We’ve all heard it, we’ve all even tried it, but what exactly is it?
“Kaizen (改善): Japanese for “improvement” or “change for the better.”
“Kaizen is a Japanese word constructed from two ideographs, the first of which represents change and the second goodness or virtue. Kaizen is commonly used to indicate the long-term betterment of something or someone (continuous improvement)…”
Kaizen, or “change for the better”, seems to have become a colloquial expression in the manufacturing and transportation industry of today. As a logistics professional, I’ve heard this word a countless number of times and seen people struggling to do it just as many. Kaizen is one of those lean concepts that is easy to understand but difficult to effectively put into practice. My career has just happened to take me down a path of focusing intently into the eyes of Kaizen, and my hope is just to share what I’ve been learning. We’ve answered the question of “What is it?”, but now let’s dive into the question of “How to do it.”
A helpful place to start talking about Kaizen is to go back and listen to some words from one of its most recognized practitioners, Taiichi Ohno:
“If you are going to do kaizen continuously…you’ve got to assume that things are a mess. Too many people just assume that things are all right the way they are. Aren’t you guys convinced that the way you’re doing things is the right way? That’s no way to get anything done. Kaizen is about changing the way things are. If you assume that things are all right the way they are, you can’t do kaizen. So change something!”
Ohno was also quoted as saying:
“Where there is no Standard there can be no Kaizen”
So with these two truths in hand, I think we can set up the foundation of Kaizen as:
1) Define a standard.
2) Change the standard!
There is obviously some tension between those two foundations, right? There is something critical about having a standard, yet the very next second you need to throw the standard out and try something new. How do you find the balance between defining current state and moving towards future state? How much time should you spend defining the current state if you can already see future ideas for change? The more I’ve thought about these questions, the more I’ve realized that Kaizen is messy! It’s like some sort of never ending struggle, some tension riddled path of continual challenge, an endless, unforeseeable journey!
Now before I get too far off my point, let me clarify. When we attempt Kaizen, we usually get the part about ‘making changes’ right… but what we don’t always do is make changes that are for the better. Sometimes we just end up making a mess of things. What I’m proposing is that this actually isn’t a bad thing.
Yes, you heard me right.
Making changes that are not for the better isn’t bad. I understand that it’s not beneficial and it won’t improve the process, but it’s not bad. The reason why I believe it isn’t bad is because making mistakes is fundamental to the process of Kaizen! You cannot and will not make the perfect change every time. I would conjecture that the most ground breaking and effective processes in the world are the ones that came through a refining fire of 1,000 other failed attempts. In my mind, the deepest learning comes through failing and then trying again. With that in mind, the only bad thing you can do during Kaizen is to stop pushing forward, to stop changing things and to just give up on improvement.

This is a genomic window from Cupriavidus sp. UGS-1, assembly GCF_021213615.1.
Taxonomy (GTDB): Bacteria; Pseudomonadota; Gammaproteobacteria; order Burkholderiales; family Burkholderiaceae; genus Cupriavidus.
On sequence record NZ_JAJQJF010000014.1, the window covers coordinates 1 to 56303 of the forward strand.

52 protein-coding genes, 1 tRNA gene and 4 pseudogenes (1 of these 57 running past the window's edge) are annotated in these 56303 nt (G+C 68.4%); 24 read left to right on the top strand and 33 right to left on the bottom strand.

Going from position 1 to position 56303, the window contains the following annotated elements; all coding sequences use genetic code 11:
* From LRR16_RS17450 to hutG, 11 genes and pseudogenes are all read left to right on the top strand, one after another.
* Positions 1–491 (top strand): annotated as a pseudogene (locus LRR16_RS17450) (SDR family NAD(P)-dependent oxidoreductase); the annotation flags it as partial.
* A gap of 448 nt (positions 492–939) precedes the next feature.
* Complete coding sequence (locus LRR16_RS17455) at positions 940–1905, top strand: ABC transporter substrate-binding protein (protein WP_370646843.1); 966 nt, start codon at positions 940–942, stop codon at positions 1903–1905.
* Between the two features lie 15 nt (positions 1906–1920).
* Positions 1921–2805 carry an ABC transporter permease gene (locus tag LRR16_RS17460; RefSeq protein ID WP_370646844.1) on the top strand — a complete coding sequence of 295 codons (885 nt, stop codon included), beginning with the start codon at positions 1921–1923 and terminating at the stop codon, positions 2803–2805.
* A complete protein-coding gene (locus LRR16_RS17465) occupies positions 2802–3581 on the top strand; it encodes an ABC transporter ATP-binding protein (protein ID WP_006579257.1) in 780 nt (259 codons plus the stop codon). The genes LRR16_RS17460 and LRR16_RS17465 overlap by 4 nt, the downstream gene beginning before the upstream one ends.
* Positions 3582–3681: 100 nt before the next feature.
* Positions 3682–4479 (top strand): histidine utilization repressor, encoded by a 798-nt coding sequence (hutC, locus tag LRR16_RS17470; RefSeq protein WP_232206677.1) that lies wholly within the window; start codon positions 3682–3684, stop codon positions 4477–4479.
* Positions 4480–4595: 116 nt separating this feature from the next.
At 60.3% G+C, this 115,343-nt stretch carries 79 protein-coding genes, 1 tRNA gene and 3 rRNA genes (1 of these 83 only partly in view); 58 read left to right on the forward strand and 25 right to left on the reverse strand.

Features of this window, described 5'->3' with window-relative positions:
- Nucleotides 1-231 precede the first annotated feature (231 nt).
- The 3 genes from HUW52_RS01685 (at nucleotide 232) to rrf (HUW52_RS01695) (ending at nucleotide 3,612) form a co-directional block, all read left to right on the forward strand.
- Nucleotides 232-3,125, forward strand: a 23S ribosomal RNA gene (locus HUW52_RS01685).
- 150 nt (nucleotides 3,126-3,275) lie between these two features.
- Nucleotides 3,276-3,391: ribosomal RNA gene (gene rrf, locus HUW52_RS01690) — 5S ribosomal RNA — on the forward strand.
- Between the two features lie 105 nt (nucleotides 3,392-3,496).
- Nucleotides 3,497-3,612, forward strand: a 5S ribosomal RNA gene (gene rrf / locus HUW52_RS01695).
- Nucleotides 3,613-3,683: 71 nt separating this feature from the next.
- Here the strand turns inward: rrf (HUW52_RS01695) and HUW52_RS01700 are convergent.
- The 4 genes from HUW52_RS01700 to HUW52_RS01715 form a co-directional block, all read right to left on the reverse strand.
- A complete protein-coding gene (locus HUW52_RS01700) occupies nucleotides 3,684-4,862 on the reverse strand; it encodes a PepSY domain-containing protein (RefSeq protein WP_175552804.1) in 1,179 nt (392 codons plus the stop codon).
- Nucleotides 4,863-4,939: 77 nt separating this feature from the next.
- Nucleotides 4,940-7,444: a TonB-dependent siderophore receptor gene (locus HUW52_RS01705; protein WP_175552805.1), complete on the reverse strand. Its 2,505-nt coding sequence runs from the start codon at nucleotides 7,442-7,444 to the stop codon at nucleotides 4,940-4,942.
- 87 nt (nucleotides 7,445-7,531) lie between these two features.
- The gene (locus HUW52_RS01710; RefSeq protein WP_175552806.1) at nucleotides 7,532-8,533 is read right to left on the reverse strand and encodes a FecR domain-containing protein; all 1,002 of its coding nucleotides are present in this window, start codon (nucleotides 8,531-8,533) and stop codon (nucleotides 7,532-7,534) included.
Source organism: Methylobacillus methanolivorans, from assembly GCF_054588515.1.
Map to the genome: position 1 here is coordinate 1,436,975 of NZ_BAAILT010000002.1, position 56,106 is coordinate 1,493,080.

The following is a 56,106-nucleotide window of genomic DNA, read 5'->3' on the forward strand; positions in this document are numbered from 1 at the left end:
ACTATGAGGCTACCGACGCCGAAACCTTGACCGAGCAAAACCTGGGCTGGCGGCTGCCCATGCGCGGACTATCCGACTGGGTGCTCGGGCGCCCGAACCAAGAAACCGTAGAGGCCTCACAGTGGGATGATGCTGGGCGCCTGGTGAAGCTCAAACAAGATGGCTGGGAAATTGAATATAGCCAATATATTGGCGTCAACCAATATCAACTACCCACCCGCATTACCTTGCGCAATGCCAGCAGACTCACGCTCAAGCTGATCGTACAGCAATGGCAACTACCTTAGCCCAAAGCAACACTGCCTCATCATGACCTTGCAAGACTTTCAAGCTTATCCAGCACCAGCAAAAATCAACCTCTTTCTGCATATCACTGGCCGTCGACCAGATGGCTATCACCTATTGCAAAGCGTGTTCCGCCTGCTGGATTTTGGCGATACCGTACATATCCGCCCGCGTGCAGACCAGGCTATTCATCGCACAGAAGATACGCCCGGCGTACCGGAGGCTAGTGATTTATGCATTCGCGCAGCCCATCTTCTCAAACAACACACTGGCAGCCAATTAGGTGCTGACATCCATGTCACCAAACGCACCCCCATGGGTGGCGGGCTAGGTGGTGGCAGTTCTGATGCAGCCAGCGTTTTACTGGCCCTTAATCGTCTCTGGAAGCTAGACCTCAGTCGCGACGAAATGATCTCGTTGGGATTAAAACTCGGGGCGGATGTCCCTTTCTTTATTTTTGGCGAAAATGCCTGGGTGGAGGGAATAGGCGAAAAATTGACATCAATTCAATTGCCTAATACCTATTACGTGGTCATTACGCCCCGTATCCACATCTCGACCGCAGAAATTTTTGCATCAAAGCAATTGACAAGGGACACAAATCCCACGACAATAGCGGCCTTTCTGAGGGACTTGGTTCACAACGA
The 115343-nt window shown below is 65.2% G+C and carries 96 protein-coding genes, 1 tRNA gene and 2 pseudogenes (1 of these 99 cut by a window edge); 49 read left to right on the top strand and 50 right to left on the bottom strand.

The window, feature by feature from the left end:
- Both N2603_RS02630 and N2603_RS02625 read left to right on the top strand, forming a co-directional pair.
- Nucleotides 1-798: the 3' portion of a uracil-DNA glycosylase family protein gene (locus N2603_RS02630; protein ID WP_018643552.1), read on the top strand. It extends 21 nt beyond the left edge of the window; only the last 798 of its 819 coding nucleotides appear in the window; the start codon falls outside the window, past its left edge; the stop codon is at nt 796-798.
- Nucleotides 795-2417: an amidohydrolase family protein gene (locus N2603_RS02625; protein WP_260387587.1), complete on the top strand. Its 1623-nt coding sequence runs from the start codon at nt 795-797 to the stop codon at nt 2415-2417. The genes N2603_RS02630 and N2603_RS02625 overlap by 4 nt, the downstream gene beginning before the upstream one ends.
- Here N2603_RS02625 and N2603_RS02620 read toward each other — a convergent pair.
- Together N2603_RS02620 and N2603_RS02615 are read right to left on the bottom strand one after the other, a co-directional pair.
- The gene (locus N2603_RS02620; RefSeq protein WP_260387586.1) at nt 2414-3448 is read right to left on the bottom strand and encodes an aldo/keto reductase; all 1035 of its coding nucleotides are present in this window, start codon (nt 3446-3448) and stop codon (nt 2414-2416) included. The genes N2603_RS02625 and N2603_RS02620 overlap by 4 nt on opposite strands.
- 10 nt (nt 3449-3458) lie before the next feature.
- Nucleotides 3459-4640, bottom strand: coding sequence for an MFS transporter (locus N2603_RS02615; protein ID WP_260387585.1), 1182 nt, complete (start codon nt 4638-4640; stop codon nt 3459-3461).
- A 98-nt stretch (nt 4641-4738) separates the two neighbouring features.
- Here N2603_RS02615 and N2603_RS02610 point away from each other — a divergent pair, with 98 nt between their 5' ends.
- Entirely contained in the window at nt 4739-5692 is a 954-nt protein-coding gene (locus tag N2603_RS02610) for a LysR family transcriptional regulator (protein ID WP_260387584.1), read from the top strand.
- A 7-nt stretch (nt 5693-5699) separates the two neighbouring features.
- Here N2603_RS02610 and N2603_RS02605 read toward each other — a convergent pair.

As I found myself wrestling with this idea of Kaizen (a messy and failure prone path), I began to see the beauty behind it. I think I would go as far as to say that behind all the mess, I could begin to see the Art of Kaizen; the subtle touches of creativity, the drive of inspiration, and a deeper sense of longing for better things. This relentless pursuit of unattainable perfection is what turns the messy into the beautiful, and the chaotic unknown into brilliant processes.
Now before I get lost in the clouds, I want to bring this discussion back down to practical application. How can we teach and train others to Kaizen? To fail and keep failing until they look back and see how far they’ve come?
We have to understand, teach, and most importantly practice Hansei.
“Hansei (反省, “self-reflection”) is a central idea in Japanese culture. Its means to acknowledge your own mistake and to pledge improvement.”
Our changes might seem like they are for the better, but they might actually be raising the water level or creating more waste. Having a deep sense of humility throughout the Kaizen process and following the PDCA cycle is the only way I know of to ensure effective Kaizen is happening consistently with meaningful results. After you have changed a process, measure the results of your change to ensure that real Kaizen actually happened. If you only succeed in changing a person or process, but can’t confirm that the change was for the better, then you haven’t actually achieved Kaizen. When (not if) you get to a place of realizing your changes weren’t for the better, acknowledge your mistake and get back on the Kaizen track.
I’ll wrap up this discussion with both a question and a challenge. What do you believe about Kaizen and how have you seen it play out? Before you spend too much time thinking… my challenge is to go change something, anything, and learn to thrive in the tension of continual improvement!
Written by Colin Willis, Team Lead (Operational Excellence) at LeanCor